Enichiji prospered throughout the middle and late Heian periods. A medieval painting depicts the temple in its days of glory. During the eleventh and twelfth centuries, however, another complex of politico-religious power was arising further to the north. This was the famous HIRAIZUMI, home to the regional warlords Northern Fujiwara and their temple Chuusonji, a center of Pure Land Buddhism--the worship of AMIDA. No doubt the Northern Fujiwara wanted to extend their influence to Aizu but they do not seem to have done so before the end of the twelfth century. In the Kamakura period, some religious sculpture--such as the Amida image at GANJOUJI in Kitakata--followed the Hiraizumi style, but that does not seem to have been the case in Heian times. The political and religious power of Enichiji probably stalled the extension of even the cultural influence of Hiraizumi.

If this was so, how did Enichiji hold out against the powerful Fujiwara warlords? One way was to make an alliance with other warlords, and apparently this is what the temple did. Under the leadership of Joutanbou, who commanded Enichiji's soldier-monks, the temple combined forces with a warrior family called the Jou.

Although Enichiji's soldiers had once opposed the Jou--defeating their efforts to extend their power into Aizu in a war in the late tenth century--by the 1170s the threat of Hiraizumi power seems to have brought the former enemies together. In 1172 the head of the Jou family commended seventy-five villages of a shouen in Echigo province to Enichiji. Unfortunately this alliance placed Enichiji on the wrong side of a military rivalry that culminated in civil conflict, the GENPEI WAR of 1181-1185. According to evidence from the war tale Heike Monogatari and Gyokuyou, the diary of the courtier Kujou Kanezane, the combined forces of the Jou and Enichiji were overcome in 1182 by warriors under the leadership of Kiso Yoshinaka of the Genji clan. Here is how the Heike describes the final battle:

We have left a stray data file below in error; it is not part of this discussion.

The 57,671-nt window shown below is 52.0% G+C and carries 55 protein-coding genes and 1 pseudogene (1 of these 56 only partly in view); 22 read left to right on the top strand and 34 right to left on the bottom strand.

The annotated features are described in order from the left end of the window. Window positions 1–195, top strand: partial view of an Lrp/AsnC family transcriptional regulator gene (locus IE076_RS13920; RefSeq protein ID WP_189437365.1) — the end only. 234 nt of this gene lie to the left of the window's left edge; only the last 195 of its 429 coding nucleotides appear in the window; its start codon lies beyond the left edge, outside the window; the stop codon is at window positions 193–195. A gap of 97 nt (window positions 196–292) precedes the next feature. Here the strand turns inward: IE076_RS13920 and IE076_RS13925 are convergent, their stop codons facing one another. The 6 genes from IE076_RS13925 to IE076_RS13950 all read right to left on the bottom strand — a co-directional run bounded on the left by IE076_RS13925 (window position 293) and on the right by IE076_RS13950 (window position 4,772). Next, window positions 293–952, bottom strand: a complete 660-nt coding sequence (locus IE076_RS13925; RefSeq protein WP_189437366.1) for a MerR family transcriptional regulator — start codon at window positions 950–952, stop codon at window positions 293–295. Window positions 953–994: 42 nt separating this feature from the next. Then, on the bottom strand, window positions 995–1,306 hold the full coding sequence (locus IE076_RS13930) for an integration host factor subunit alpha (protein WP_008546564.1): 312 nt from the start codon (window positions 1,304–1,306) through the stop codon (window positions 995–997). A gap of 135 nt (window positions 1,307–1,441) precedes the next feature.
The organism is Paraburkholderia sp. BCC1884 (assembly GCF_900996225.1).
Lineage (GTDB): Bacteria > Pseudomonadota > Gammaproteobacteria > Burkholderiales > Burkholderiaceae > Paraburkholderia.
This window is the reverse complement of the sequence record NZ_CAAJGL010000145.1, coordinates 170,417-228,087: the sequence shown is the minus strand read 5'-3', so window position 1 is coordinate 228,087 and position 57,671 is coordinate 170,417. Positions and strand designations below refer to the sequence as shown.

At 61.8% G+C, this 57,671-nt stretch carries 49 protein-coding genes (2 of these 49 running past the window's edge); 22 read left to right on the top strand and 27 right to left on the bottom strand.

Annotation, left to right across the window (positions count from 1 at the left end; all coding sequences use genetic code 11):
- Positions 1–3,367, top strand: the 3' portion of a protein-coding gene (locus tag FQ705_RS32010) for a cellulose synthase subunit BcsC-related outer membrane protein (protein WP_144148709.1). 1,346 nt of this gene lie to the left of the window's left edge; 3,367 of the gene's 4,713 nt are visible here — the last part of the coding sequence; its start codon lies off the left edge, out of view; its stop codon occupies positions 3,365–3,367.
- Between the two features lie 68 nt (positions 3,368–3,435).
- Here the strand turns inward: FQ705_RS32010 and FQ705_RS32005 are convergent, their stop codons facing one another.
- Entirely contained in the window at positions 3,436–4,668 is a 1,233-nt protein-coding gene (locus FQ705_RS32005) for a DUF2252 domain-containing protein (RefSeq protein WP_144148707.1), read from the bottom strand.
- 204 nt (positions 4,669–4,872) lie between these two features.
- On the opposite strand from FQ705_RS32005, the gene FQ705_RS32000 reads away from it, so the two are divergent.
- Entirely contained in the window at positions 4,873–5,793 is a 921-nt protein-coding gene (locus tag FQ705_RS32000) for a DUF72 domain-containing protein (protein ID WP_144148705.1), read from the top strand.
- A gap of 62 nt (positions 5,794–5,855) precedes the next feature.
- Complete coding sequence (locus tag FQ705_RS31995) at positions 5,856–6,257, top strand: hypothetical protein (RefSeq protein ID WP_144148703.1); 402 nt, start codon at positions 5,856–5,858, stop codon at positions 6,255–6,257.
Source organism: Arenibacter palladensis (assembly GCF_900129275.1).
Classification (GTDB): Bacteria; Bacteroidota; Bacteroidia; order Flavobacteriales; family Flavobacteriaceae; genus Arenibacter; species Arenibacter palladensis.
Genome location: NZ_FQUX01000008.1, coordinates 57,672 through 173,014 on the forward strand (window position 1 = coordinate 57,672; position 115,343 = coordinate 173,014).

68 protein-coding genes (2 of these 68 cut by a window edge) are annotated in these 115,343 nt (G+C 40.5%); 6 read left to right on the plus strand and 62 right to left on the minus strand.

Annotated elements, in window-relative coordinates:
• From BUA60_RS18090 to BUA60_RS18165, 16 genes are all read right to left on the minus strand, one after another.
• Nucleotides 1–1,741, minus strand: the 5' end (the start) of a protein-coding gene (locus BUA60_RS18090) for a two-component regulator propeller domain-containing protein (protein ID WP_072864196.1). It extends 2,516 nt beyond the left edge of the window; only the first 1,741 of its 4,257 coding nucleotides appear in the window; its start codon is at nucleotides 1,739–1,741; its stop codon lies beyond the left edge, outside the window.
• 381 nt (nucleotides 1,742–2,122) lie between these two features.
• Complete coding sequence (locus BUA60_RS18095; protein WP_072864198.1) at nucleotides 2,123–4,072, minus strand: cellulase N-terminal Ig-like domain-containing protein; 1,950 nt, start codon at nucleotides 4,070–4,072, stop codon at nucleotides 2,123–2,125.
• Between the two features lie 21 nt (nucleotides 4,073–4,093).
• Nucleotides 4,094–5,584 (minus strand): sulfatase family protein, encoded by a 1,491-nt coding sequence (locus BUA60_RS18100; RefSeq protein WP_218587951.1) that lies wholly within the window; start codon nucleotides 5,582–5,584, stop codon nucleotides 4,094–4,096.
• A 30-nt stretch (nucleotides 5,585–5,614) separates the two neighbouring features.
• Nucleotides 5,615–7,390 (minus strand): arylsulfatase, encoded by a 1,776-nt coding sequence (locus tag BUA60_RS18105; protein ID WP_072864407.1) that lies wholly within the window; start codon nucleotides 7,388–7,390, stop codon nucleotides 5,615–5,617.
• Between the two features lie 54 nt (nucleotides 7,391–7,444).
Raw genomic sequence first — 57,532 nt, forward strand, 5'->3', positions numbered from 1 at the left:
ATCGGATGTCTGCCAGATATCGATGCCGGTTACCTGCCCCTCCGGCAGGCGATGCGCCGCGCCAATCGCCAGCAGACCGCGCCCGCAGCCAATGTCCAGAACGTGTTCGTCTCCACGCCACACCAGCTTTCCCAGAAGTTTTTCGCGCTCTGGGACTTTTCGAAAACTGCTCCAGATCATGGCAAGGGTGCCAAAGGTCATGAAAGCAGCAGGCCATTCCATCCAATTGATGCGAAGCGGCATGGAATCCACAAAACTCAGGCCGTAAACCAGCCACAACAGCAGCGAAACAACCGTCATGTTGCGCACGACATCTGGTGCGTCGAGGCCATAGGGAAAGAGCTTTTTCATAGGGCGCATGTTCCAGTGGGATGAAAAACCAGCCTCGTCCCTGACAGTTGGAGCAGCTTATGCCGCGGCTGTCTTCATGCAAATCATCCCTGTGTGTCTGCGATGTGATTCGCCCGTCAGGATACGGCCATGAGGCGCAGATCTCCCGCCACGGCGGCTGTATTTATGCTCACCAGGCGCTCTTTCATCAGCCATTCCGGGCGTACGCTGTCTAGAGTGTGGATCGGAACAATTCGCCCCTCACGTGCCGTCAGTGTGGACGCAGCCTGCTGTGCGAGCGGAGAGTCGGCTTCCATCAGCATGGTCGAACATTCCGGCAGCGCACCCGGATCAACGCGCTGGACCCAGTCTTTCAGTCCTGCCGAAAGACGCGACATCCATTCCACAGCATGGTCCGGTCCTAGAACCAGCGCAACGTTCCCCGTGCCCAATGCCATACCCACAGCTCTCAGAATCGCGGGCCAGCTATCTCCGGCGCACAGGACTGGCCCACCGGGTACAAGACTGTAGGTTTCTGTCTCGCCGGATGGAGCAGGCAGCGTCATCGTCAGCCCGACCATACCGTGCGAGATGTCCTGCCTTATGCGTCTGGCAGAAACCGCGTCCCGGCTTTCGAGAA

. . . the Genji made a gradual approach. At a signal, the seven [Genji] bands merged into one, shouted a great battle cry all together, and whipped up the white banners they had kept in readiness. The Echigo warriors blanched. "There must be hundreds of thousands of them. What shall we do?" they said in a panic. Some were driven into the river; others were chased over cliffs. Those who survived were few; those who perished were many. Enemy weapons felled Yama no Tarou of Echigo, Joutanbou of Aizu, and all the other famous warriors on whom Nagashige [the Jou leader] had relied most heavily. (McCullough, tsl., The Tale of the Heike, page 223.)

This, according to standard accounts, was the beginning of Enichiji decline. After their victory in the Genpei War made the Genji under Minamoto Yoritomo the paramount military power in Japan, Yoritomo placed the Aizu region under the control of his followers. Did Enichiji then lose its holdings as is sometimes claimed? It seems unlikely that it did, since the medieval painting provides evidence of Enichiji prosperity throughout later ages.